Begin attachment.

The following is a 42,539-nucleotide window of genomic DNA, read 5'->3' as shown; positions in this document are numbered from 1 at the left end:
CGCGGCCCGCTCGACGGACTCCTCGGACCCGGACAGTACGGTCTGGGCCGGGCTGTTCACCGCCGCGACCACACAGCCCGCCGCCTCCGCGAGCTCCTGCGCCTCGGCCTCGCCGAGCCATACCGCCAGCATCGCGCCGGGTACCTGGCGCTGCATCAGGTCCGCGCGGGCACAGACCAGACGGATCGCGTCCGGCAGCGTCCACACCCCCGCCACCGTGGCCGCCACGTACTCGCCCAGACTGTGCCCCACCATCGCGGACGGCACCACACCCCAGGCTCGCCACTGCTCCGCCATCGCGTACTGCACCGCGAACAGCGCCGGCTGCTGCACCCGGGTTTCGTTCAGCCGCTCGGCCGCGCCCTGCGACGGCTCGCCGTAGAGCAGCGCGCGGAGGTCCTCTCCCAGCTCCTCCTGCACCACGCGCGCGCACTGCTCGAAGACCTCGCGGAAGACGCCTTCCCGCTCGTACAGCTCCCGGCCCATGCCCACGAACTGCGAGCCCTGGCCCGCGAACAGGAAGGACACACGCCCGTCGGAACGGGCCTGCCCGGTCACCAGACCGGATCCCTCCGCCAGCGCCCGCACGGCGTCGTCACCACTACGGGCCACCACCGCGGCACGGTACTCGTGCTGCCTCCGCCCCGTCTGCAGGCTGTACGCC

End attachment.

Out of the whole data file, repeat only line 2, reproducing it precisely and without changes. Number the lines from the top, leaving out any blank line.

CGCGGCCCGCTCGACGGACTCCTCGGACCCGGACAGTACGGTCTGGGCCGGGCTGTTCACCGCCGCGACCACACAGCCCGCCGCCTCCGCGAGCTCCTGCGCCTCGGCCTCGCCGAGCCATACCGCCAGCATCGCGCCGGGTACCTGGCGCTGCATCAGGTCCGCGCGGGCACAGACCAGACGGATCGCGTCCGGCAGCGTCCACACCCCCGCCACCGTGGCCGCCACGTACTCGCCCAGACTGTGCCCCACCATCGCGGACGGCACCACACCCCAGGCTCGCCACTGCTCCGCCATCGCGTACTGCACCGCGAACAGCGCCGGCTGCTGCACCCGGGTTTCGTTCAGCCGCTCGGCCGCGCCCTGCGACGGCTCGCCGTAGAGCAGCGCGCGGAGGTCCTCTCCCAGCTCCTCCTGCACCACGCGCGCGCACTGCTCGAAGACCTCGCGGAAGACGCCTTCCCGCTCGTACAGCTCCCGGCCCATGCCCACGAACTGCGAGCCCTGGCCCGCGAACAGGAAGGACACACGCCCGTCGGAACGGGCCTGCCCGGTCACCAGACCGGATCCCTCCGCCAGCGCCCGCACGGCGTCGTCACCACTACGGGCCACCACCGCGGCACGGTACTCGTGCTGCCTCCGCCCCGTCTGCAGGCTGTACGCC